Skip to main content

U.S. Solar Market Insight


Updated September 10, 2020 

The U.S. installed 3.5 gigawatts (GW) of solar PV capacity in Q2 2020 to reach 85 GW of total installed capacity, enough to power 16.1 million American homes. Residential installations were down 23% from Q1 to Q2 2020, due largely to shelter-in-place orders during the initial stages of the Covid-19 pandemic that imposed restrictions on selling and installing residential solar. Wood Mackenzie forecasts 37% annual growth in 2020, with over 18 GWdc of installations expected, down 6% relative to pre-pandemic forecasts. In total, the U.S. solar market will install nearly 100 GWdc of solar from 2021-2025, 42% more than was installed over the last five years.

Read the Latest Report

Click here to read the Executive Summary of the latest Solar Market Insight Report. The full report includes all the data and analysis from our Executive Summary plus incisive, state-level breakdowns of installations, costs, manufacturing and demand projections. To learn more about the Solar Market Insight Report series, click here

Press Release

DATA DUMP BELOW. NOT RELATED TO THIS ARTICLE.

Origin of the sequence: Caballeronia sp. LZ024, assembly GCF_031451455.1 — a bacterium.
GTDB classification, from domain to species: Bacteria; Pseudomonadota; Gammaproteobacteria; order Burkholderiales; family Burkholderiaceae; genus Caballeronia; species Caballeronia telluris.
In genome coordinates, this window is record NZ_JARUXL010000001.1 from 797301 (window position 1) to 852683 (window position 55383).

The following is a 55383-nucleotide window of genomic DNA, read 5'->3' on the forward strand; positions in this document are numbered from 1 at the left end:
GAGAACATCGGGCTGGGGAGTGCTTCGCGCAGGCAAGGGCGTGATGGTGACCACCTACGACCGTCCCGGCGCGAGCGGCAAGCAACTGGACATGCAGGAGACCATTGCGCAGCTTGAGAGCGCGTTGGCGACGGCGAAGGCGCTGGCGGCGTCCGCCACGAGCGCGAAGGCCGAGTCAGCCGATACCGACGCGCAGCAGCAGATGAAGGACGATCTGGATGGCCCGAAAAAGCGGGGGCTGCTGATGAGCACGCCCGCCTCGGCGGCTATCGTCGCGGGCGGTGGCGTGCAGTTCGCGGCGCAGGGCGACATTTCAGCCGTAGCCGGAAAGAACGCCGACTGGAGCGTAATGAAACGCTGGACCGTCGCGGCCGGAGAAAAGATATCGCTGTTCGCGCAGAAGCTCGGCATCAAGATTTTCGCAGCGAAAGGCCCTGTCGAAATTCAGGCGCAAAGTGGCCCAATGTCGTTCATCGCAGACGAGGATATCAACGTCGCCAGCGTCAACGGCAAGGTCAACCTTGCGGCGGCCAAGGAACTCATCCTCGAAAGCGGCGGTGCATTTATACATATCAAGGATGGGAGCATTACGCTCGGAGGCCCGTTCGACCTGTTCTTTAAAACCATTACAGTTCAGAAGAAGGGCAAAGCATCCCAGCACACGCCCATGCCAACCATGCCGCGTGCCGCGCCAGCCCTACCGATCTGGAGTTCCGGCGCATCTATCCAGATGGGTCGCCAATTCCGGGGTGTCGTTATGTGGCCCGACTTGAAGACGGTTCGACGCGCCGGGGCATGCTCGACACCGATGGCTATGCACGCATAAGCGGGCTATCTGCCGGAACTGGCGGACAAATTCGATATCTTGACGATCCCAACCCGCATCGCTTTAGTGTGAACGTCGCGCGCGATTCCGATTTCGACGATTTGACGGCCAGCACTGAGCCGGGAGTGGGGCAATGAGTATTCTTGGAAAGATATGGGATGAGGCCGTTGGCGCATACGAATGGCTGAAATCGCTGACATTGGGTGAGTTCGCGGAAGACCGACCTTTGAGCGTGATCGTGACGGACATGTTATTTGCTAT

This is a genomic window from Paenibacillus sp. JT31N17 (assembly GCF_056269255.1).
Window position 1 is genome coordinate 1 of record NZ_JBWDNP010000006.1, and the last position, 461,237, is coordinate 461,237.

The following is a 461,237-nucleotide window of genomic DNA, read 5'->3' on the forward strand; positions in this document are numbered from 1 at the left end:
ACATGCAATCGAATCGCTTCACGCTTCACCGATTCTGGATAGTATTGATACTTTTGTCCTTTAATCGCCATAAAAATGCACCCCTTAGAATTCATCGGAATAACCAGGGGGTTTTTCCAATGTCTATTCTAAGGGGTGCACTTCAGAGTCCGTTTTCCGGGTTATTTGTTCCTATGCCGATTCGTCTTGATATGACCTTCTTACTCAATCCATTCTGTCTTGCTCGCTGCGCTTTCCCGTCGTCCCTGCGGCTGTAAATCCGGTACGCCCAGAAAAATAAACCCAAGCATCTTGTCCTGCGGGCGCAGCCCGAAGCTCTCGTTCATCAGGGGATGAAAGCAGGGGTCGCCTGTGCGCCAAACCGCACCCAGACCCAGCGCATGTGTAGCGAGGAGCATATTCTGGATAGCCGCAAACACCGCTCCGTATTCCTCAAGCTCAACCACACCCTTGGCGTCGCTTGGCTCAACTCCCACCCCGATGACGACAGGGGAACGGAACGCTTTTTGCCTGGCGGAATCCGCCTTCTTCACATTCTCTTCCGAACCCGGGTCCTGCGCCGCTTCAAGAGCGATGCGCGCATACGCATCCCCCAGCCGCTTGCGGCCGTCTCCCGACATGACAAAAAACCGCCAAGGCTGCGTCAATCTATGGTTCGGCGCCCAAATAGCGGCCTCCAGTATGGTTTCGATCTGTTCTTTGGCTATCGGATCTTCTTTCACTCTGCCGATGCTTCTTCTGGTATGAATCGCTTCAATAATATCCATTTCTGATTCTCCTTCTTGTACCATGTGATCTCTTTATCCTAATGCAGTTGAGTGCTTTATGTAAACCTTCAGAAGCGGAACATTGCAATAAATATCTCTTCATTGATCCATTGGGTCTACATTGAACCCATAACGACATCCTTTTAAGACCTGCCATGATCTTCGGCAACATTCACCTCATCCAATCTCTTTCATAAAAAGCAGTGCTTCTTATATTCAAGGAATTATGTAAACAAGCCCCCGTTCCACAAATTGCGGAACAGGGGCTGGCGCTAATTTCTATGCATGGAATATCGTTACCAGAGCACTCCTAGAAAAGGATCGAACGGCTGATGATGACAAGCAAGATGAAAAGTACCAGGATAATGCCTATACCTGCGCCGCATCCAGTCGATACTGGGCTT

WASHINGTON, D.C. and HOUSTON, TX – The U.S. solar market installed 3.5 gigawatts (GW) of new solar photovoltaic (PV) capacity in Q2 2020, a drop of 6% from Q1 installations. At the same time, utility-scale solar remained resilient despite the Covid-19 pandemic, representing 71% of all new solar capacity brought online in Q2. However, the U.S. Solar Market Insight Q3 2020 report, released today by the Solar Energy Industries Association (SEIA) and Wood Mackenzie, noted that the residential and non-residential segments saw a significant slowdown in the quarter. Installations were down 23% quarter over quarter in the residential segment, and 12% quarter over quarter in the non-residential sector, due to restrictions and shelter-in-place orders imposed to curb the pandemic. (Keep reading)

More Industry Data

For more facts and figures about the U.S. solar industry, including historical data and future projections, click here